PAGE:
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The War in Coele-Syria It seems to me to be at once just and proper to B.C. 201. Valour of the people of Gaza. give the people of GazaPtolemy Philopator had made Gaza his chief depot of war material; see 5, 68. Antiochus destroyed it in B. C. 198 for its loyalty to the King of Egypt. the praise which they deserve. For though they do not differ as to bravery in war from the rest of the inhabitants of Coele-Syria, yet as parties to an international agreement, and in their fidelity to their promises, they far surpass them, and show altogether a courage in such matters that is irresistible. In the first place, when all the other people were terrified at the invasion of the Persians,Syria was conquered by the Assyrian king Tiglath-Pilezer about B.C. 747, and was afterwards a part of the Babylonian and Persian empires. It does not seem certain to what invasion Polybius is here referring. in view of the greatness of their power, and one and all submitted themselves and their countries to
Attalus in Sicyon King Attalus had for some time past been held in Attalus in Sicyon, B. C. 198. extraordinary honour by the Sicyonians, ever since the time that he ransomed the sacred land of Apollo for them at the cost of a large sum of money; in return for which they set up the colossal statue of him, ten cubits high, near the temple of Apollo in the market-place. But on this occasion, on his presenting them with ten talents and ten thousand medimni of wheat, their devotion to him was immensely increased; and they accordingly voted him a statue of gold, and passed a law to offer sacrifice in his honour every year. With these honours, then, Attalus departed to Cenchreae.Attalus spent the winter of B.C. 198-197 at Aegina, in the course of which he seems to have visited Sicyon. . . .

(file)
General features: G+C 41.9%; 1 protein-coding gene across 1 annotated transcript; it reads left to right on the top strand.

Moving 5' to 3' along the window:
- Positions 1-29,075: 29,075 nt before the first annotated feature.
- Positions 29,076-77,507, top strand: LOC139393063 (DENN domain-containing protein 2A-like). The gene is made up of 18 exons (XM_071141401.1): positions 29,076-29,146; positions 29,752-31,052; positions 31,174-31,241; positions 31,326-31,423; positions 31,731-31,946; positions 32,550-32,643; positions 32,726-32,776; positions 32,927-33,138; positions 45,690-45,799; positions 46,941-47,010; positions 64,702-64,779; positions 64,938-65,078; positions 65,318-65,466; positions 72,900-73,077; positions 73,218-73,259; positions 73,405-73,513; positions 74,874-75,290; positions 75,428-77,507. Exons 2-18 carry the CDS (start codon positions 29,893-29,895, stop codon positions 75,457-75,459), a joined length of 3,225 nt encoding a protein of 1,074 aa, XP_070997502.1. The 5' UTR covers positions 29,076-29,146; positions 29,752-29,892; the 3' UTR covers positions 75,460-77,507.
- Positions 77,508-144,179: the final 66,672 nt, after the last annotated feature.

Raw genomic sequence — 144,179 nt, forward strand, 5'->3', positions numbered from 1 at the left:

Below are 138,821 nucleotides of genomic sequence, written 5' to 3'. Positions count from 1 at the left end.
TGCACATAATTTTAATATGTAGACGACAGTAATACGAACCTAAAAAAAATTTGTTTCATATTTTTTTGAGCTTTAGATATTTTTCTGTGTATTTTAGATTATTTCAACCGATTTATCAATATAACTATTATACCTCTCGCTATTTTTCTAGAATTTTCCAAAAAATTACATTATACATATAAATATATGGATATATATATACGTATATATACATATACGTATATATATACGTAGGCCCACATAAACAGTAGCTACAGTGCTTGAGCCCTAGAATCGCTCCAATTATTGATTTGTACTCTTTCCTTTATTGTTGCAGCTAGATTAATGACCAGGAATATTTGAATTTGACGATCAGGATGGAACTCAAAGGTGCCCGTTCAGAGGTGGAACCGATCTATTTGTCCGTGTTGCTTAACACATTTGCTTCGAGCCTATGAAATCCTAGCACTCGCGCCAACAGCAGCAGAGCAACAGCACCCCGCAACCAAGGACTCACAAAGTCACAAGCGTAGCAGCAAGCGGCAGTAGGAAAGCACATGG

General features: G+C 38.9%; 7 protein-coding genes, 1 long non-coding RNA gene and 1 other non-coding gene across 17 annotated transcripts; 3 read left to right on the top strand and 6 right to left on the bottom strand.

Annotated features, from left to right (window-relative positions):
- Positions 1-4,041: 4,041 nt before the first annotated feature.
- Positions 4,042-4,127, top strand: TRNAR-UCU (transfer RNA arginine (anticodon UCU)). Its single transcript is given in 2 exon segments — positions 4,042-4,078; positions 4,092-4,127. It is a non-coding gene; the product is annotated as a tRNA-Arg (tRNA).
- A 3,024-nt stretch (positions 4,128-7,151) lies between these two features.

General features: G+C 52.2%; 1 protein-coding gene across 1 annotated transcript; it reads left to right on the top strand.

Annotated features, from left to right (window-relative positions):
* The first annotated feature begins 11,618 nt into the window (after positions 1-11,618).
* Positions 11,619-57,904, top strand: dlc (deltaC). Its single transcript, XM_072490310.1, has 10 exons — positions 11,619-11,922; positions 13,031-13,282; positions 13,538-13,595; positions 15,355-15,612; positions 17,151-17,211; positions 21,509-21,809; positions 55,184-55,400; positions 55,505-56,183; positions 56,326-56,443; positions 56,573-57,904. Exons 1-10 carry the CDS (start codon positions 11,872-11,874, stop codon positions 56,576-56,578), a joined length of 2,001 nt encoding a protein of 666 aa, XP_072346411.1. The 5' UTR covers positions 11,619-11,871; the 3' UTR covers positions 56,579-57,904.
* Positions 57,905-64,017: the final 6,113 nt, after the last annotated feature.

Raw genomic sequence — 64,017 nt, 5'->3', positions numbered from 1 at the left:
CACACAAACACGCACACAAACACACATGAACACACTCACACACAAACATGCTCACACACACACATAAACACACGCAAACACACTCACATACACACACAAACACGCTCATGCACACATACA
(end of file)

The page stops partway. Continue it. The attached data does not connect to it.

Pliny the Elder, The Natural History (ed. John Bostock, M.D., F.R.S., H.T. Riley, Esq., B.A.), BOOK XIV. THE NATURAL HISTORY OF THE FRUIT TREES., CHAP. 29.—LIQUORS WITH THE STRENGTH OF WINE MADE FROM WATER AND CORN. (search)
Pliny the Elder, The Natural History (ed. John Bostock, M.D., F.R.S., H.T. Riley, Esq., B.A.), BOOK XXXIII. THE NATURAL HISTORY OF METALS., CHAP. 50.—INSTANCES OF THE FRUGALITY OF THE ANCIENTS IN REFERENCE TO SILVER PLATE. (search)
Titus Livius (Livy), The History of Rome, Book 10 (ed. Benjamin Oliver Foster, Ph.D.), chapter 9 (search)
Titus Livius (Livy), The History of Rome, Book 28 (ed. Frank Gardener Moore, Professor Emeritus in Columbia University), chapter 8 (search)
Titus Livius (Livy), The History of Rome, Book 29 (ed. Frank Gardener Moore, Professor Emeritus in Columbia University), chapter 13 (search)